Jimbob54

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Glad to see this review, long time follower, first time poster. I've been a Stax fan for a long time and would like to improve my experience of them by trying some equalization. Can anyone recommend an EQ device that could be integrated with my Stax systems? A complete newb here, what do I use, and where does it go? I assume it has to go after the headphone amplifier? My best Stax system is the older SR-007's with the Stax tube amp, which is widely thought to be underpowered, but would like to try boosting the bass with parametric EQ. They are pretty good at the lowest bass, but lack punch at mid-bass. All in all, I usually just leave them in the box and use dynamic phones since those've gotten so good. Thanks for any tips.
What / where are your sources? If we are talking digital sources (streamed or locally stored files) the obvious place to EQ is in or just after the player software. Or, put another way, before or in the device doing the digital to analog conversion.

If you are talking analog sources or CDs, then things get more expensive and complex.
 

solderdude

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which is why people like Oratory often just use High Shelf EQ Filters in that area in their EQ's.

Yep but that may well be incorrect. He adds this by listening to the headphone and adjusting the shelf and is not based on measurements.
 

Jmitch

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What / where are your sources? If we are talking digital sources (streamed or locally stored files) the obvious place to EQ is in or just after the player software. Or, put another way, before or in the device doing the digital to analog conversion.

If you are talking analog sources or CDs, then things get more expensive and complex.
For the sake of discussion, I generally have output (balanced) directly from a Sony SCD-XA5400ES, using CD or SACD discs. I sometimes connect to a Mac mini using Audirvana Plus and an external DAC. Guess that's easier (use software). But would love to try analog balanced on the old Sony ES player.
 

Jimbob54

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For the sake of discussion, I generally have output (balanced) directly from a Sony SCD-XA5400ES, using CD or SACD discs. I sometimes connect to a Mac mini using Audirvana Plus and an external DAC. Guess that's easier (use software). But would love to try analog balanced on the old Sony ES player.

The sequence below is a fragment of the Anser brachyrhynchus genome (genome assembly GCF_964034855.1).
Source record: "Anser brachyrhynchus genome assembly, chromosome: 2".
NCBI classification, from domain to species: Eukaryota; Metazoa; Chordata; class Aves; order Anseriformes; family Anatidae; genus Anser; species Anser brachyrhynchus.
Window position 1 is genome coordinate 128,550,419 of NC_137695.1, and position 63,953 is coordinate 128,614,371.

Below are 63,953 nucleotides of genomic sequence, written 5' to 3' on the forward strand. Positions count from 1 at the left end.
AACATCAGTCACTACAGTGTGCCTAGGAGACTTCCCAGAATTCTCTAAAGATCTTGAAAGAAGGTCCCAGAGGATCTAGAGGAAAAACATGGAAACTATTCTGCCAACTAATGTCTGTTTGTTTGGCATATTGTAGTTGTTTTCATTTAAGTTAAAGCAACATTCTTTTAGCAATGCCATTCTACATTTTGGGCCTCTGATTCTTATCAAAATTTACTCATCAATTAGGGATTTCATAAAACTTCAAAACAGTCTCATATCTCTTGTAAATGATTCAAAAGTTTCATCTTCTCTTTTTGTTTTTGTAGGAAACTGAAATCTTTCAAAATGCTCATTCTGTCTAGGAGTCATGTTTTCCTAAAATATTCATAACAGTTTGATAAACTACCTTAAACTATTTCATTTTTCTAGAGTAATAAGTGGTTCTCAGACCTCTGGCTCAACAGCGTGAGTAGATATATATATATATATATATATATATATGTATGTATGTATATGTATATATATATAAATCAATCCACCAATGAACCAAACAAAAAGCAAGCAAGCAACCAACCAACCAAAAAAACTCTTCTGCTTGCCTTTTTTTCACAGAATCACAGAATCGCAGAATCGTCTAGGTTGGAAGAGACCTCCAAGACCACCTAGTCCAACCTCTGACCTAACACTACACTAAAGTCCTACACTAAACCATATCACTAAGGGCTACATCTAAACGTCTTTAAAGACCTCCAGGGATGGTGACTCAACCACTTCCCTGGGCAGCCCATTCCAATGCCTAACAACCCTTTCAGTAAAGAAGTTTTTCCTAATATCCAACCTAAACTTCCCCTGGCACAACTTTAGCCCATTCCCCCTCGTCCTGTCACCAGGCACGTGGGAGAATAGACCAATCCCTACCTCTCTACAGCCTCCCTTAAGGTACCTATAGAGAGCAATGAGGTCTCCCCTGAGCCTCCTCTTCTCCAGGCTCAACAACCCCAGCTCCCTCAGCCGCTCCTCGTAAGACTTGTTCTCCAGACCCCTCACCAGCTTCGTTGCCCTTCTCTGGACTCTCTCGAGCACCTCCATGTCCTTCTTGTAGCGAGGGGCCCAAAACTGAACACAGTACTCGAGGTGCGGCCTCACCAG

I think you are in the realms of some of the MiniDSP devices for the Sony analog out.

Or if you want to splash the cash, rme adi 2 pro.
 

Robbo99999

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Yep but that may well be incorrect. He adds this by listening to the headphone and adjusting the shelf and is not based on measurements.
Yep, I agree inasmuch that's why that High Shelf Filter is listed as one of his user customisation filters, created to be manipulated & changed by the end user after listening to their headphone. In my experience though I've worked out roughly where I want to see the response in GRAS measurements above 10kHz, I like to see it a little bit below the 1kHz SPL level.....so for me I'd EQ first on the basis of the measurement and then listen to it to decide.....so I think there is some good general relevance to the measurement above 10kHz in my experience.
 

solderdude

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I have never seen measurements of it.
ora 009S.png
crin 009S.png


Both do not state which energizer is used though.
 

BrooklynNick

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There is a widespread belief among STAX users in various forums that the amp makes a dramatic difference to how the headphones sound. The claim is that the amp makes a much bigger difference to how an electrostatic headphones sounds than it does for a dynamic or planar headphone.

I've done some subjective A/B comparisons and find that the amp does make a difference, but much less than many seem to believe.

It would be amazing service to the community if @amirm could do amp/headphone measurements to answer this once and for all. For example, measuring the STAX SR-009S with a few different amps at different price points. Without this information, there will always be a question if ASR electrostatic headphones measurements reflect the headphone's performance or are showing the limitations of the amp.